Mort Meskin

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Mort Meskin
Born Morton Meskin[1]
(1916-05-30)May 30, 1916[2]
Brooklyn, New York City
Died March 29, 1995(1995-03-29) (aged 78)
Yonkers, New York[1]
Nationality American
Awards 2013 Will Eisner Hall of Fame Award

Morton "Mort" Meskin (May 30, 1916 – March 29, 1995)[1] was a prolific American comic book artist best known for his work in the 1940s Golden Age of comic books, well into the late-1950s and 1960s Silver Age.

Early life[edit]

Mort Meskin was born in Brooklyn, New York to parents Max and Rose Meskin. He was a childhood fan of pulp magazines, especially The Shadow, and his interests led him to become the art editor of his high school newspaper, and later to attend the Art Students League of New York and Brooklyn's Pratt Institute, from which he graduated in 1938.

Comics work[edit]

After finishing school, Meskin went to work for Eisner & Iger, one of the most prominent "packagers" who supplied complete comic books to publishers testing the waters of the emerging medium. There he did pencils for Fiction House's "Sheena, Queen of the Jungle" in Jumbo Comics. In late 1939, he also worked for the packager Harry "A" Chesler, producing material for the MLJ/Archie Comics characters as Ty-Gor son of Tiger, The Press Guardian, Bob Phantom, Mr. Satan, The Shield, Wizard, and Dick Storm Between 1939 and 1942.

In 1941, Meskin started at National Comics, drawing stories for the characters Vigilante, Wildcat, Starman and Johnny Quick. He told comics historian and artist Jim Steranko that during this period his art style was heavily influenced by film: "Citizen Kane (1941) influenced us a great deal, all of us. We were very excited about it and spent quite a bit of time discussing it, employing its elements in our work. There was a contest as to who saw it the most times".[3]

During his time at National, Meskin also did work for Marvel Comics, Gleason and Nedor Comics, Spark, and other publishers. At Nedor he worked on the Black Terror as well as on the Fighting Yank together with Jerry Robinson. From 1944 to 1946, he and Robinson formed a studio which produced material for the short-lived publisher Spark Publications.

In 1949 Meskin left National and joined the Simon & Kirby, studio where he worked on a variety of titles such as Boys' Ranch[4] and Prize Comics.

He returned to National in 1956, where he created the feature "Mark Merlin" and also worked on a large number of war, science fiction and horror titles.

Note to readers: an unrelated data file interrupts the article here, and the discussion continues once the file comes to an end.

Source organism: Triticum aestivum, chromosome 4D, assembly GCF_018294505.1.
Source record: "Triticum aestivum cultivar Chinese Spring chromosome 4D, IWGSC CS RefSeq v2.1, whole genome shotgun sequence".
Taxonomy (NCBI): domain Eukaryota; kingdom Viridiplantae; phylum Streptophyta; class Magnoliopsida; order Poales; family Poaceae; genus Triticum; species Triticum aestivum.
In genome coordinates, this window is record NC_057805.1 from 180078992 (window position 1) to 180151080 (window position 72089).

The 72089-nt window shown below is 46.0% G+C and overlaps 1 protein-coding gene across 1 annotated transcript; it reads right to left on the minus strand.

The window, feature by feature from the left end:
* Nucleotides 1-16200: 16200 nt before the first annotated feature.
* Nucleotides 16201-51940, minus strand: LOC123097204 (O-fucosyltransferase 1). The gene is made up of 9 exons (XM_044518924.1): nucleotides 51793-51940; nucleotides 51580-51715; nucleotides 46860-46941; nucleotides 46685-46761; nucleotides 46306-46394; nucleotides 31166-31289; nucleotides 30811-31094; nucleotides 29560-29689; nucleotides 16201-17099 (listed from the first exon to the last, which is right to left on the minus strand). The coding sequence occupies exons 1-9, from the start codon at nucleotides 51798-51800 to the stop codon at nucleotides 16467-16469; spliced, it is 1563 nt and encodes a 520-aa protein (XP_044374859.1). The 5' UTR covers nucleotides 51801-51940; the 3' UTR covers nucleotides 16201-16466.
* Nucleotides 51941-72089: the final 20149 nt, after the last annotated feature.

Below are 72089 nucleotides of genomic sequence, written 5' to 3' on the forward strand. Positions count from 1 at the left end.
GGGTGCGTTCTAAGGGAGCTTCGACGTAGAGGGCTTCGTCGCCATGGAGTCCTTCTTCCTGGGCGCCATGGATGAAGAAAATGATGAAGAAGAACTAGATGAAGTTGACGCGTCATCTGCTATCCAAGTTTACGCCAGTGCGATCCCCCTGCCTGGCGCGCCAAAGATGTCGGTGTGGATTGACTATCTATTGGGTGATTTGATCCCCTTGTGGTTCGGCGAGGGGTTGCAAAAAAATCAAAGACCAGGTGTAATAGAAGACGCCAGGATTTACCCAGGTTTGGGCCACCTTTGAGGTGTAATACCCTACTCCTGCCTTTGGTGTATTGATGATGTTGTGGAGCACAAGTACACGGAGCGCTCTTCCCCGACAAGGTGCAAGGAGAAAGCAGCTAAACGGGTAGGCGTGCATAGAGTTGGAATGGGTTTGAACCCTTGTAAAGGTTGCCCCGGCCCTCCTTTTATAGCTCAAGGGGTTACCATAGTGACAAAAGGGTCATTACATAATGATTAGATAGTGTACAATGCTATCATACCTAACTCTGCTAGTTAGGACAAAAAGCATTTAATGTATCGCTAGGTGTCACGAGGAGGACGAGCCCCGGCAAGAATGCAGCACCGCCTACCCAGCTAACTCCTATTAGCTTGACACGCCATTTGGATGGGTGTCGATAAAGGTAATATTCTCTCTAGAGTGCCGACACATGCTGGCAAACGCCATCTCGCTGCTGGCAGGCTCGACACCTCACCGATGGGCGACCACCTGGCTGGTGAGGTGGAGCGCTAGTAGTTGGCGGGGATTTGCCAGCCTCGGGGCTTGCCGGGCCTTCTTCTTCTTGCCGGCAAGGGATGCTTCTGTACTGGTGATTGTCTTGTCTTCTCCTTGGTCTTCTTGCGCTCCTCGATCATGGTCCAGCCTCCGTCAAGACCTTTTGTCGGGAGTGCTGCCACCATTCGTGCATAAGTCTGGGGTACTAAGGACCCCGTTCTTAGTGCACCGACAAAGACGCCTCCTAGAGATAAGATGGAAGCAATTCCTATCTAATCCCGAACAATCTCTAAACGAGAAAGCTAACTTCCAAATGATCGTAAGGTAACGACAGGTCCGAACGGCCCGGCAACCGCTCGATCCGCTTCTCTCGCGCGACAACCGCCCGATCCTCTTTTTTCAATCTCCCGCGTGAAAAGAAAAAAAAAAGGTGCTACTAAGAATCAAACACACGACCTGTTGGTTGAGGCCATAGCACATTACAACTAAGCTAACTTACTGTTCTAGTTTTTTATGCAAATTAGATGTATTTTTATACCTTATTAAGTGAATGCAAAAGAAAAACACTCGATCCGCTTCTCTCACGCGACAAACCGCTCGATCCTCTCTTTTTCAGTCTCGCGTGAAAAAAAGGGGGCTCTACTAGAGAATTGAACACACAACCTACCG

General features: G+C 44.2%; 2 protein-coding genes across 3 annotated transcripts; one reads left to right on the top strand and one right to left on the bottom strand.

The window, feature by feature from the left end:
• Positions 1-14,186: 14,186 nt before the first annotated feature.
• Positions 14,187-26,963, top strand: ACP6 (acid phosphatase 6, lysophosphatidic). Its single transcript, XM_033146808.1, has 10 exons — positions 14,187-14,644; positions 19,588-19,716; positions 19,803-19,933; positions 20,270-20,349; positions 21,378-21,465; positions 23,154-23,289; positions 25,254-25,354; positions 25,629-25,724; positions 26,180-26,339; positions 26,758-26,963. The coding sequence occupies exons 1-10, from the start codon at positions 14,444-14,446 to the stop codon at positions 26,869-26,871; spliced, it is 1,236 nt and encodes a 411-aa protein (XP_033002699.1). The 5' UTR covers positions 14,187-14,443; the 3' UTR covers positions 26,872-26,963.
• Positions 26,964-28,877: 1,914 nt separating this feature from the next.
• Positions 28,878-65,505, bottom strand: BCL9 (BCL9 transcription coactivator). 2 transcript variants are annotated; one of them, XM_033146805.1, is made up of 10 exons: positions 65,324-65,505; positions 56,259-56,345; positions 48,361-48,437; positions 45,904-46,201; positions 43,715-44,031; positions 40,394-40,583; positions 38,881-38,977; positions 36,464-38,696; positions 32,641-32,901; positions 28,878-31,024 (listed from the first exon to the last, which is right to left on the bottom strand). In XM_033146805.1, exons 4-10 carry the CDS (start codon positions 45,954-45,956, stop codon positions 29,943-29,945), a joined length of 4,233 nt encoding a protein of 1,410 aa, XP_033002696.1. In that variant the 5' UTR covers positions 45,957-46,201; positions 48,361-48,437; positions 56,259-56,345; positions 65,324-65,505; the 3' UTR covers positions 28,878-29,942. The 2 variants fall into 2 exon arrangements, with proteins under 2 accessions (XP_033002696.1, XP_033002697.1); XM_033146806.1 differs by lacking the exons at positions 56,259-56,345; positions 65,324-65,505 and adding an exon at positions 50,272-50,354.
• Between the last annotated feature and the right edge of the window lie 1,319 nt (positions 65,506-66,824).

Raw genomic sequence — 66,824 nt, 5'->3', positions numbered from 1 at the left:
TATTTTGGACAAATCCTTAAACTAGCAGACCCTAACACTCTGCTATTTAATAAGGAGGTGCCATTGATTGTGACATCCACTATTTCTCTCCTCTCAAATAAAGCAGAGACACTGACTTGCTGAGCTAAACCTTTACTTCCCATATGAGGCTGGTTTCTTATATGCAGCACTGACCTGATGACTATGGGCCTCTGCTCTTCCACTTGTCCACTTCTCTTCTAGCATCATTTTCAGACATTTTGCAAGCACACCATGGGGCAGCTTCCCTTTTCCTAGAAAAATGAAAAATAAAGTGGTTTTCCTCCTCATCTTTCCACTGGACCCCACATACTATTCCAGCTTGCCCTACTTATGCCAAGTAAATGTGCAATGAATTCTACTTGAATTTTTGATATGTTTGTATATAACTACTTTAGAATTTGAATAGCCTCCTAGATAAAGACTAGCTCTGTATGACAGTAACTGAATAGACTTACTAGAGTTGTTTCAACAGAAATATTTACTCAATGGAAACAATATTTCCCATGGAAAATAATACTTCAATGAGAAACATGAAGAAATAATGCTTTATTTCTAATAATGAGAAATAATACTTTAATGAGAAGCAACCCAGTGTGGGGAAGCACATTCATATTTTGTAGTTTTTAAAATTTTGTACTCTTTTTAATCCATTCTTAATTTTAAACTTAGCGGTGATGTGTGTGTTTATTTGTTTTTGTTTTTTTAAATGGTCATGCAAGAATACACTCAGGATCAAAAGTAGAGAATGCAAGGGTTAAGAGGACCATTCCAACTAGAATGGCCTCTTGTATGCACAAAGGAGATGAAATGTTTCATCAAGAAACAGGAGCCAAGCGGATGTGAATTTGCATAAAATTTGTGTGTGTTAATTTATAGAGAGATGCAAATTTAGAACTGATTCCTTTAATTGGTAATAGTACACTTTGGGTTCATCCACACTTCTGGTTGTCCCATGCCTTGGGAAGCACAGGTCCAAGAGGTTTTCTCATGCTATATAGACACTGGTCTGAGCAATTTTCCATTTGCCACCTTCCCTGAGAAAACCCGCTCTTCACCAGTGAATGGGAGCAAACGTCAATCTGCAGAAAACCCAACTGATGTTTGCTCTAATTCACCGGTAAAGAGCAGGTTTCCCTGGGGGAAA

In 1965, Meskin left the comics world and became a commercial illustrator and storyboard artist in the advertising industry, working at BBD&O until his retirement in 1982. For the next 13 years he worked as a volunteer at St. Josephs Nursing Home in Yonkers.

Quotes[edit]

Steve Ditko: "Meskin was fabulous, I couldn't believe the ease with which he drew: strong compositions, loose pencils, yet complete; detail without clutter. I loved his stuff".[5]

Awards[edit]

In July 2013, during the San Diego Comic-Con, Meskin was one of six inductees into the Will Eisner Hall of Fame. The award was presented by Mad magazine cartoonist and Groo the Wanderer creator Sergio Aragonés. The other inductees were Lee Falk, Al Jaffee, Spain Rodriguez, Joe Sinnott, and Trina Robbins.[6]

References[edit]

  1. ^ a b c Social Security Death Index, SS# 071-16-1099.
  2. ^ "United States Social Security Death Index," index, FamilySearch (https://familysearch.org/pal:/MM9.1.1/JBPY-WZD : accessed 02 Mar 2013), Morton Meskin, 29 March 1995.
  3. ^ Steranko, Jim, The Steranko History of Comics
  4. ^ "Boys' Ranch - Simon & Kirby's Most Successful Failure, Part 2". Simon & Kirby Blog-Jack Kirby Museum. Retrieved 2009-06-16. 
  5. ^ Theakston, Greg. The Steve Ditko Reader (Pure Imagination, Brooklyn, NY, 2002; ISBN 1-56685-011-8), p. 3 (unnumbered)
  6. ^ "Eisner Awards Current Info". Comic-Con International: San Diego. Retrieved September 11, 2013.

External links[edit]